- The Washington Times - Wednesday, May 19, 2004

The statement claiming responsibility for the assassination of the head of the Iraqi Governing Council offers the names of the “heroes” who conducted the attack and illustrates yet another attempt to spark sectarian strife in Iraq.

The names released in the statement of the “Arab Resistance Movement — the Al-Rashid Brigade” suggest that the homicide attackers on moderate Shia leader Izz al-din Salim of the Islamic Dawa Movement were from the Sunni Arab community of Iraq.

As many have pointed out, the attack bares the hallmark of Abu Musab Zarqawi, whose plan for instigating sectarian strife in Iraq was clearly spelled out in a letter captured several months ago.

Zarqawi’s strategy to force sectarian war in Iraq so far has been unsuccessful. But the structure of the current Iraqi government along Shia-Sunni sectarian lines does little to discourage this possibility.

With the forthcoming appointment of a new governing structure, U.N. Special Envoy Lakhdar Brahimi should ensure that criteria for selection this time are based not on sectarian identification, but on the real demographic lines in Iraq: ethnicity.

Iraq is an ethnic mosaic of Arabs, Kurds, Turkomans and Assyrian Christians. Within each of the first three groups, there are Shia and Sunni Muslims. Within each of the four groups there are also political organizations from across the spectrum, ranging from Communists to radical Islamists. In between, each ethnic group also hosts moderates, liberals and secularists.

The U.S. selection process last summer was based on Shia and Sunni sectarian lines, and allowed two extremely dangerous phenomena to emerge: the rise of hard-line Islamist leaders and fertile ground in which outside agitators could sew the seeds of sectarian strife. Zarqawi recognized the latter and has been quick to exploit it.

In labeling Iraqis by their sectarian identity, in this case “Shia” or “Sunni,” it is natural that the “most Shia” or the “most Sunni” leaders would emerge as symbols of their communities. This paved the way for more extreme elements to rise to popular leadership positions.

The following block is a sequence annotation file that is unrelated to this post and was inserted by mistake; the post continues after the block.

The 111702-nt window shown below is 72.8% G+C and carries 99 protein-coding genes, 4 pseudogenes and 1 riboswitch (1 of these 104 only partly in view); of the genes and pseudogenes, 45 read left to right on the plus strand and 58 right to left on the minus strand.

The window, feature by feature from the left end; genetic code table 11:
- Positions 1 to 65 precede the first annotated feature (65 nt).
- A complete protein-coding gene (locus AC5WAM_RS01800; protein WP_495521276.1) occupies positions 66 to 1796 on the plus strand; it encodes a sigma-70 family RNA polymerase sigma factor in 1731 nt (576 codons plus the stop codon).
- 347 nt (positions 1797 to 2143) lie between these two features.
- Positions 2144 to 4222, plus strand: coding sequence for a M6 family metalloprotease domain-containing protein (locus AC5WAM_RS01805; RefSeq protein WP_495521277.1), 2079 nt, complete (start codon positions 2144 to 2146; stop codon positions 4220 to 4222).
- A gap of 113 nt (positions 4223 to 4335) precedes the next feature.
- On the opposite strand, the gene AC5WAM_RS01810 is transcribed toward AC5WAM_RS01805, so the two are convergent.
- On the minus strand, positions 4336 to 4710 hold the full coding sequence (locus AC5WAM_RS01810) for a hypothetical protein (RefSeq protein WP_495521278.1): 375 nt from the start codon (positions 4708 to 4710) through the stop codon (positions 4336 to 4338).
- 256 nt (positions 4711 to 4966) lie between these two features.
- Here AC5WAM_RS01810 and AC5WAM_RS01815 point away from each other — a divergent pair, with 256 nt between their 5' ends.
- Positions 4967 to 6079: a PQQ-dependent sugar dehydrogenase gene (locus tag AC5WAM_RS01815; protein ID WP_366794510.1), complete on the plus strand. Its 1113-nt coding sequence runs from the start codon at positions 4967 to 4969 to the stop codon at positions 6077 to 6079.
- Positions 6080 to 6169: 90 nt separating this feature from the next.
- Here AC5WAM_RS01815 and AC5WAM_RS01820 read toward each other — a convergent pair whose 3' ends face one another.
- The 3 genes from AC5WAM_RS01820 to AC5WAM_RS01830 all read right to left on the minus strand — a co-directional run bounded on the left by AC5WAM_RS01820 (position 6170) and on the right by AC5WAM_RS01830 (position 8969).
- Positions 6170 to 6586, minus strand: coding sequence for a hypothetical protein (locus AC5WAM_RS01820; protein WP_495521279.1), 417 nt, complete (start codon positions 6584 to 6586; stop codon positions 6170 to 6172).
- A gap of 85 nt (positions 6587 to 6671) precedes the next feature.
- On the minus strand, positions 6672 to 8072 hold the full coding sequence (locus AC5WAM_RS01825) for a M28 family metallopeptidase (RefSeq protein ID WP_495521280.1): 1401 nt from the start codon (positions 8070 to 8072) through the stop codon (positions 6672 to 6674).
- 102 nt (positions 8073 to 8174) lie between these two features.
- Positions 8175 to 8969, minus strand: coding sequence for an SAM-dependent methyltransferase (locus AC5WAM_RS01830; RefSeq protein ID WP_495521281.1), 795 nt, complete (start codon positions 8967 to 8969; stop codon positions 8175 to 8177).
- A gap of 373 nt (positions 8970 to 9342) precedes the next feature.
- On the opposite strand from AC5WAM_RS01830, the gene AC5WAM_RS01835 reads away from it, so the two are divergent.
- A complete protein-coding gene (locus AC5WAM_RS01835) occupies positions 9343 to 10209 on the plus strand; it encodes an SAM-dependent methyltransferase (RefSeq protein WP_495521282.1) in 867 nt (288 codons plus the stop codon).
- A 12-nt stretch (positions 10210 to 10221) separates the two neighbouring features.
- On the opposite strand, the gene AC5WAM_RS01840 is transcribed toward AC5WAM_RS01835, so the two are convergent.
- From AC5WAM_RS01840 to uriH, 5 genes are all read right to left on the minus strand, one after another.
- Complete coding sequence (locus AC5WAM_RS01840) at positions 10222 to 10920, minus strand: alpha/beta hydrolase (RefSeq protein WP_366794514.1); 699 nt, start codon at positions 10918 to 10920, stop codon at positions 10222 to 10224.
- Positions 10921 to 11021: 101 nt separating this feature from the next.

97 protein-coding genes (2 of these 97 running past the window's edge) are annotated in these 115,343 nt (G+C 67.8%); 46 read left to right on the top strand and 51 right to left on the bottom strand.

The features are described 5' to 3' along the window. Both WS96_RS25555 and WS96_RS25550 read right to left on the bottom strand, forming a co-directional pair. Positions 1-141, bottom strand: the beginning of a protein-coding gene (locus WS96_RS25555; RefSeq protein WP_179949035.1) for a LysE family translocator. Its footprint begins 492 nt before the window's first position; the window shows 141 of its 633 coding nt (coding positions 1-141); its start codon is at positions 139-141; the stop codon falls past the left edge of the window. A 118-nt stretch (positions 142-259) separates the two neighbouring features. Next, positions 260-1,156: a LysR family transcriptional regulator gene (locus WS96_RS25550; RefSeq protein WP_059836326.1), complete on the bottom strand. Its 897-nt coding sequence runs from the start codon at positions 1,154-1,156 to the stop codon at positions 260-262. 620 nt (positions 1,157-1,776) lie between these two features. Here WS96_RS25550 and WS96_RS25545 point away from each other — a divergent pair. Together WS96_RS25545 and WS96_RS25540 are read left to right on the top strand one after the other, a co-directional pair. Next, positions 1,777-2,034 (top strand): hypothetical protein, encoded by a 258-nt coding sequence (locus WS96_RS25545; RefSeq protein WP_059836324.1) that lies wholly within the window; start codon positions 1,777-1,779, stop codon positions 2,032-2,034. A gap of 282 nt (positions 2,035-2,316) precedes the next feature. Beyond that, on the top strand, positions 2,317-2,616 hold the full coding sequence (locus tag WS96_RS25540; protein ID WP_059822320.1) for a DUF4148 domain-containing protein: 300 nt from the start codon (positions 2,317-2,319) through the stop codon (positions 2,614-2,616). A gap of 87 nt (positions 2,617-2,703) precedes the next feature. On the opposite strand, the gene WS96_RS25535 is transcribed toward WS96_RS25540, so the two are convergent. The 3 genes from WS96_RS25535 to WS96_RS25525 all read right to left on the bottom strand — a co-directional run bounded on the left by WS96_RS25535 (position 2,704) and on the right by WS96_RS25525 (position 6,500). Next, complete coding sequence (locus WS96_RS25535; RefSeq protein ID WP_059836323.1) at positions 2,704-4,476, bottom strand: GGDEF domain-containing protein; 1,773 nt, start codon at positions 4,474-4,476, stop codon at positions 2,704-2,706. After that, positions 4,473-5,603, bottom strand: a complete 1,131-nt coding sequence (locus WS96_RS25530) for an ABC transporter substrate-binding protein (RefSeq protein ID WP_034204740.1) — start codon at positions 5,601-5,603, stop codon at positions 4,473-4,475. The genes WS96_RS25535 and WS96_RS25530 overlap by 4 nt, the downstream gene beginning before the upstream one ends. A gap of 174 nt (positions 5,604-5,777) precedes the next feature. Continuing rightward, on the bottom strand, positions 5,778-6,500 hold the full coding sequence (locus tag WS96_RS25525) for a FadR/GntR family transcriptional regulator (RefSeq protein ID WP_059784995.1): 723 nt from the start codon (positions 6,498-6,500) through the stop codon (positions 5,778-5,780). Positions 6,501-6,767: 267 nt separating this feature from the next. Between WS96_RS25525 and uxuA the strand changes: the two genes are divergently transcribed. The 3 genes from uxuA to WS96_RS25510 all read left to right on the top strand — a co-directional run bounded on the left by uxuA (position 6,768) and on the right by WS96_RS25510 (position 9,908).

In addition, it left little political space for those who do not identify themselves by religious sectarianism — the more secular and moderate politicians. Within the Iraqi Governing Council, this sectarian configuration stifled the possibilities for coalitions along political lines such as conservatives, liberals and so on, as members were stuck in the Shia, Sunni or Kurdish blocs.

For example, the Iraqi Governing Council member of the Communist Party, presumably secular, is listed as “Shia” because he happens to have been born in a Shia family. The previous head of the Communist Party was a Kurd and, following this logic, had he been the current head, the position would have been listed as in the “Kurdish” camp.

What this means on the street is that, for example, a leftist-minded Kurd will be unlikely to join the Communist Party because he or she will most likely be Sunni and will not identify with a “Shia” party.

With this structure, the possibility of the emergence of a pan-Iraqi political party along strictly political lines (liberal, conservative, etc.) is nearly nil.

If the upcoming caretaker government is to allow for the emergence of truly political parties and popular support, there must be a revamping of the selection process away from sectarian lines.

The U.N. envoy, Mr. Brahimi, said recently that those who will take part in the caretaker government will be “respected figures who are capable, fair and faithful to Iraq.”

This statement was welcomed by moderate Iraqis who want to put a brake on the political ascendancy of the mullahs and warlords. But the statement is also vague. The concrete issue is whether the same sectarian criteria will apply to new appointees.

Since its inception, Iraq’s various constitutions have recognized the ethnic diversity of the country. And ethnic identity has long been openly recognized both politically and culturally. Iraqis feel comfortable identifying themselves as Arab or Kurd or Turkoman or Assyrian. They have never thought it necessary to identify their sect.

The new government should likewise recognize and embrace this ethnic diversity and give each a fair share in future decision-making.

The United Nations and the United States must acknowledge that within each ethnic group there are people who are secular and those who are religious, and that their political orientations may thus differ.

If appointments are made with that in mind, the influence of religious extremists from both sects will be minimized. More importantly, the barrier that has been driven between politically like-minded Iraqis who happen to cross the sectarian divide will be removed.

Hiwa Osman is a Baghdad-based journalist.

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